Facing the Facts on Health Care
by Stephen C. Schoenbaum, MD, MPH
Stephen Schoenbaum is a physician, former executive director of the Commonwealth Fund Commission on a High Performance Health System, and a special advisor to the president of the Josiah Macy Jr. Foundation.
Passage and implementation of the Affordable Care Act raises questions about how to achieve cost control, including how best to replace the current fee-for-service payment system and how to rethink what exactly our health insurance plans cover.
But beyond these important policy questions, this research raises concerns about some Americans’ values related to health care. Persons in most developed countries are used to the idea that every member of society should have coverage and is entitled to access to health care. They do not understand, and frankly neither do I, why in the United States a sizeable minority of the population feels that health care is a privilege.
However, I believe that framing healthcare coverage and access as an issue of right vs. privilege is misguided since it is clear that we do not all agree on that issue and will not easily resolve the debate. But, when presented with the data, I hope we can all agree that our performance on outcomes such as life expectancy is not as good as in many other countries. Try as many have in the past to say that our population is different, good data now show that that is not the explanation.
Most people in the United States do not realize that there is tremendous variation in health outcomes across the country; and in fact, where you live makes a difference. There is wider variation in health outcomes within the United States than across about 18 other developed countries. Our best states perform as well as the best countries but our worst states perform more poorly than the poorest performing developed countries. When presented information on variation on health outcomes and spending within the United States and internationally, participants in Public Agenda’s focus groups indeed reacted with surprise. But they also reacted with great interest, and began thinking and deliberating over why outcomes and costs vary so widely. This indicates that Americans are ready to engage not only with the issue of rising health care costs but also with questions about quality and outcomes.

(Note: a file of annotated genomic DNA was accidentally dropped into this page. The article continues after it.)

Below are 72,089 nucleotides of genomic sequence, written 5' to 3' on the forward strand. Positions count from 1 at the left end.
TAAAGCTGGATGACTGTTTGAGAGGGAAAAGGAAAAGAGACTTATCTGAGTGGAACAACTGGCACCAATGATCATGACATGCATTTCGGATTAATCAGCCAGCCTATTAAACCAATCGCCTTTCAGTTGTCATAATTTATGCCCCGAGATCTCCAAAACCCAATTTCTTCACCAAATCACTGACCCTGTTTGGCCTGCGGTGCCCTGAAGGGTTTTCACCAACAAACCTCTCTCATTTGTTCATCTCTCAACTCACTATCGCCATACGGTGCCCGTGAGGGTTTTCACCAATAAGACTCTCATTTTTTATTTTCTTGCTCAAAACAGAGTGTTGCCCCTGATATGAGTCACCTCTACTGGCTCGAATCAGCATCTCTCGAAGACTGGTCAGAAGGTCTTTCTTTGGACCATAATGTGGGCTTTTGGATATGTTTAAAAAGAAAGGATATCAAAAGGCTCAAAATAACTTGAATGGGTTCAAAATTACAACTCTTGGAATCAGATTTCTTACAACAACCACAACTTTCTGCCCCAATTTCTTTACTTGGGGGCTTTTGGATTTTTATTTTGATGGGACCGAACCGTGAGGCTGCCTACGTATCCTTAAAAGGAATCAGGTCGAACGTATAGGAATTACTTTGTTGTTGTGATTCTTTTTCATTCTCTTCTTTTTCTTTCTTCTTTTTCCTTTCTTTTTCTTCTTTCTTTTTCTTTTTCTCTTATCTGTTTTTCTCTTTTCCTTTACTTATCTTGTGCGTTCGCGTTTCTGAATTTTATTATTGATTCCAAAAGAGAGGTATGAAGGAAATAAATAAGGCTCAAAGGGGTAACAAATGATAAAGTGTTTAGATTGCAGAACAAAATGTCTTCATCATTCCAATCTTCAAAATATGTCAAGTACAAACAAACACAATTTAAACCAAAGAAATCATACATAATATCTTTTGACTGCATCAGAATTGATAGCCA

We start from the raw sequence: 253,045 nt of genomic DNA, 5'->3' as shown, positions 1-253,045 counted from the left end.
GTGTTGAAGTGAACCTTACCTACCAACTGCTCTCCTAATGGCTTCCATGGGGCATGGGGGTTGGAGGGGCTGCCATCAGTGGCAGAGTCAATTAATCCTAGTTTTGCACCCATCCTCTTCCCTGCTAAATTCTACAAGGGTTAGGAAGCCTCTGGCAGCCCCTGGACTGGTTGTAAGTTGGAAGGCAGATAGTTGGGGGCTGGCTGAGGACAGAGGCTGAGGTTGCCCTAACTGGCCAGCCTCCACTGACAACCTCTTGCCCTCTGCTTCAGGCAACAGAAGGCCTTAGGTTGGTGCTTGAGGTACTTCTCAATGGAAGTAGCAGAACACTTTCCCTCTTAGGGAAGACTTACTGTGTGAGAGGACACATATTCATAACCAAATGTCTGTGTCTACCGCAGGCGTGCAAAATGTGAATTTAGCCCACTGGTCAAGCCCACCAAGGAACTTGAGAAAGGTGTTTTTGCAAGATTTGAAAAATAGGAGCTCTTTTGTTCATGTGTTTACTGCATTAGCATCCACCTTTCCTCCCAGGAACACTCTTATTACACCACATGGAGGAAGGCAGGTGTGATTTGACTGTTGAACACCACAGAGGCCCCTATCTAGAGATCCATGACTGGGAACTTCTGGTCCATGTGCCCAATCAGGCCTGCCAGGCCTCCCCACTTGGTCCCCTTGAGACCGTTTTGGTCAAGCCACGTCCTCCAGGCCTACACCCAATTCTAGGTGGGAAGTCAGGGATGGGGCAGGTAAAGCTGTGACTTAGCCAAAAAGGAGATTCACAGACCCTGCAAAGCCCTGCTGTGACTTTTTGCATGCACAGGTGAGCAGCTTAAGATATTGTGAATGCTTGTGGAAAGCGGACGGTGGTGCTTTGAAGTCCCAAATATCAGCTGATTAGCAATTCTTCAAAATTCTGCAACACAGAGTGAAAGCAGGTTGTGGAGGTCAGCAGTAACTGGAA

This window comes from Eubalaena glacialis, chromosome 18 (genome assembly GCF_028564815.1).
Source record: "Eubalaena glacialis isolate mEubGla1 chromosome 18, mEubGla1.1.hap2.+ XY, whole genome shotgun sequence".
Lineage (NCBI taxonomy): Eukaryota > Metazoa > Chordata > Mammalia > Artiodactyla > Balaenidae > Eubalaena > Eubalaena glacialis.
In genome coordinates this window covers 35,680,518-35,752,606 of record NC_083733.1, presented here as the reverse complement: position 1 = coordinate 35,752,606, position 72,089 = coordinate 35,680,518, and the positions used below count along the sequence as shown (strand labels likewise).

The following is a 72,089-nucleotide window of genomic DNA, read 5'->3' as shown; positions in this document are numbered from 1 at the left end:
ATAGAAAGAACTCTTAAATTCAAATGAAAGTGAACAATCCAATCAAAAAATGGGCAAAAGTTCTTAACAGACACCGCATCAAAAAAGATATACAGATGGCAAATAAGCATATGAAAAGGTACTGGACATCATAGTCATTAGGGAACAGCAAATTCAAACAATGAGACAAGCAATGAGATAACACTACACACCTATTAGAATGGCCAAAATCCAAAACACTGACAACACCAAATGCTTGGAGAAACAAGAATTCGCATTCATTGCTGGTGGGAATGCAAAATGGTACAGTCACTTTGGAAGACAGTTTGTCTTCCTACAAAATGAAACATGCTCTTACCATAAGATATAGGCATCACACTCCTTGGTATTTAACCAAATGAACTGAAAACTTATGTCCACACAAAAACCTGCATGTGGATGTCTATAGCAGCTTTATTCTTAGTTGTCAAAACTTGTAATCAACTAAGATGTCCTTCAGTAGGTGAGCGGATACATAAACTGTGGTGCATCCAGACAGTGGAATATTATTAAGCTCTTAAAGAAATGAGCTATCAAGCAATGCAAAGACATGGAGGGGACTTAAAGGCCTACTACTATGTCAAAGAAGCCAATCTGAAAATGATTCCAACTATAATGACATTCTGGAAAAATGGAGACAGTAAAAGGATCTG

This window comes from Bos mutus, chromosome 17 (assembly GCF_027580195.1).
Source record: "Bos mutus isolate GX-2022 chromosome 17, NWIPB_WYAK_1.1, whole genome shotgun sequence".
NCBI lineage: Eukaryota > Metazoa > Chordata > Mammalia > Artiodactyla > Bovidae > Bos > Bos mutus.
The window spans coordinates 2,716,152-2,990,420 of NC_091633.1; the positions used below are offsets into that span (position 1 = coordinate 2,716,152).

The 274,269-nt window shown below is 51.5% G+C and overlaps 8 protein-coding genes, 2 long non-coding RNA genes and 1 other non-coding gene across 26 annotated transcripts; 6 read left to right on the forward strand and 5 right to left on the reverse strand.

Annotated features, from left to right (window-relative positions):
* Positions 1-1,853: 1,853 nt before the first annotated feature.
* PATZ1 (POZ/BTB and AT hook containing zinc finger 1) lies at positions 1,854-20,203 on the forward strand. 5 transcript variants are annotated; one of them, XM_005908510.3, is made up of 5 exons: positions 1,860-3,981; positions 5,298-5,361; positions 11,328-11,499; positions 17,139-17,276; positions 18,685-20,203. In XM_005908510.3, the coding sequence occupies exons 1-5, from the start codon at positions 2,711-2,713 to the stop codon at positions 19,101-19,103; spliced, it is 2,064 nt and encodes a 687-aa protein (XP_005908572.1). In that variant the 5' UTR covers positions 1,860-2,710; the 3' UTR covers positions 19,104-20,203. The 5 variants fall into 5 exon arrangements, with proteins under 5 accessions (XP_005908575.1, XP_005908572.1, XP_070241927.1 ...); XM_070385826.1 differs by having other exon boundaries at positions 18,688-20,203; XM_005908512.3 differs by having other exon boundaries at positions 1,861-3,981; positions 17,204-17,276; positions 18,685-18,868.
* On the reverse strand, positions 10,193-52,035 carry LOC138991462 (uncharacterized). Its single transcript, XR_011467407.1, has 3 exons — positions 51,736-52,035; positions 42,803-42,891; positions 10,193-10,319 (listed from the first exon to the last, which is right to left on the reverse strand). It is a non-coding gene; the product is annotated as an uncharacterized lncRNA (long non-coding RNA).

It turns out that there is a strong relationship between state health outcomes and measures of social capital. This was pointed out by Robert Putnam nearly 15 years ago in his book, Bowling Alone. In states with high levels of social capital, as measured by responses to various survey questions and memberships in various organizations, people are more likely to trust and work with their neighbors. Those states may also be more likely to have a variety of state and local programs that benefit their entire populations. Putnam demonstrated not only that measures of social capital vary by state but also that the overall level of social capital in this country has been decreasing steadily for a few decades.
I would love to see public discourse begin to focus on how we might increase our levels of social capital. Indeed, more public discourse in general is likely to have a salubrious effect on our national and local levels of social capital. While this may seem distant from controlling health care costs, I suspect there will ultimately be a strong relationship.